Opioid deaths fuel dip in US life expectancy for second straight year: 5 things to know

American life expectancy dipped for a second consecutive year in 2016. This decline was once again largely fueled by soaring rates of opioid overdose deaths, according to two reports from the CDC's National Center for Health Statistics released Thursday.

Here are five things to know.

1. According to the NCHS report on overall mortality, life expectancy at birth for Americans in 2016 was 78.6 years, marking a decrease of 0.1 year from 78.7 in 2015. In 2014, U.S. life expectancy was 78.9 years.

2. Commenting on the 0.1-year decline in life expectancy, Robert Anderson, PhD, chief of the mortality statistics branch at NCHS, told NPR¸ "For any individual, that's not a whole lot. But when you're talking about it in terms of a population, you're talking about a significant number of potential lives that aren't being lived."

3. The decline in life expectancy has coincided with year-over-year increases in drug overdose deaths, according to the NCHS report on drug overdose mortality. In 2016, more than 63,600 people died from drug overdoses in the U.S. — more than 42,200 of these overdoses were related to opioids. In 2015, more than 52,400 people died of drug overdoses — 33,000 of those overdoses were attributable to opioids.

4. The rise in the use of potent synthetic opioids has contributed to the increase in overall opioid overdose deaths. The rate of drug overdose deaths involving synthetic opioids like fentanyl and its analogs doubled from 3.1 per 100,000 in 2015 to 6.2 per 100,000 in 2016. Dr. Anderson told NPR the increase in overdoses related to synthetic opioids was "far and above greater than any of the one-year increases that we've seen to this point."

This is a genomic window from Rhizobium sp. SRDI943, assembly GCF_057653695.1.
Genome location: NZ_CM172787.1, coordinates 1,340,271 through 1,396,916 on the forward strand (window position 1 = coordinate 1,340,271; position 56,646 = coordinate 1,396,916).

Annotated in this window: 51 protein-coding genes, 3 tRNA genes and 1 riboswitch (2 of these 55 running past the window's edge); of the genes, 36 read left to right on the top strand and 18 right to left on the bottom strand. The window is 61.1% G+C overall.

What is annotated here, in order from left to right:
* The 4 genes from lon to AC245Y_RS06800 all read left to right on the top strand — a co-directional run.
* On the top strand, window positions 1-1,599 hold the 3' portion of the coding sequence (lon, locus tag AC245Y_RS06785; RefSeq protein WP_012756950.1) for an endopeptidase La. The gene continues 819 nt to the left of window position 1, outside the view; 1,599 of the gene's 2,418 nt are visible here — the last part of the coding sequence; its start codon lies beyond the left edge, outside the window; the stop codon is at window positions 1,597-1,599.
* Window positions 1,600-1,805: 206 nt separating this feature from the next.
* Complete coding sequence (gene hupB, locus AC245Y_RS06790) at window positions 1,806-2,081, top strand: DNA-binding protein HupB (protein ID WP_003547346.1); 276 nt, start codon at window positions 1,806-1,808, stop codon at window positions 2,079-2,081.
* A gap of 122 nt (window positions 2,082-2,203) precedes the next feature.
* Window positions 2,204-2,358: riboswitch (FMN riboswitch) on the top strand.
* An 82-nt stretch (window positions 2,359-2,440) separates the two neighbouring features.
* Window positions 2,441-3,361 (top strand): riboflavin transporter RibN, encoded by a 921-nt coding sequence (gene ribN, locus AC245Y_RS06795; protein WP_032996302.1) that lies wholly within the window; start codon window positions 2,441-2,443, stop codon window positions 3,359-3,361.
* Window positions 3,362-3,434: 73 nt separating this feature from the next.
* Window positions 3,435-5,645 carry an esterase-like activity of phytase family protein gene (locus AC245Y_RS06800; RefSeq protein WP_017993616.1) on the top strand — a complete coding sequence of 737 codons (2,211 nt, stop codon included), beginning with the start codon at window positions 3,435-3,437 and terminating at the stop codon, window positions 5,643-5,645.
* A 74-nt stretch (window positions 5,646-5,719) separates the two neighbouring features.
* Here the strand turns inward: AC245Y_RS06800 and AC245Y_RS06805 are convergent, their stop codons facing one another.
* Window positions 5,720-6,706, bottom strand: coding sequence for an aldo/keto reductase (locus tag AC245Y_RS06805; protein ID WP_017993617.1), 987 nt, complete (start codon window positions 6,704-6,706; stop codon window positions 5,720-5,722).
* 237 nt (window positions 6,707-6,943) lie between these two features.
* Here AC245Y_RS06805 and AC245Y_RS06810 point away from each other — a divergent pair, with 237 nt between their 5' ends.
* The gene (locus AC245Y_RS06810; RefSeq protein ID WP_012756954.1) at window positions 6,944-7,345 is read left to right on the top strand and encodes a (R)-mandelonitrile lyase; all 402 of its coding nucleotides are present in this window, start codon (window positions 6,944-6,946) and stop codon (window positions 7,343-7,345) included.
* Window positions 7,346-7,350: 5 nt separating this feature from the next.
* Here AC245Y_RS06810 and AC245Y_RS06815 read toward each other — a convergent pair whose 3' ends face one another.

5. Prior 2015, the last time the U.S. experienced a drop in life expectancy was in 1993 during the AIDS crisis. Life expectancy hasn't fallen for two consecutive years in the U.S. since 1962 and 1963.

"I'm not prone to dramatic statements," Dr. Anderson told NPR. "But I think we should be really alarmed. The drug overdose problem is a public health problem and it needs to be addressed. We need to get a handle on it."

More articles on opioids: 
Tennessee county files federal opioid lawsuit against drug companies 
Detroit and Macomb County file opioid epidemic lawsuit against drug companies, pharmacies 
Ohio's capital files opioid lawsuit against 25 drug companies

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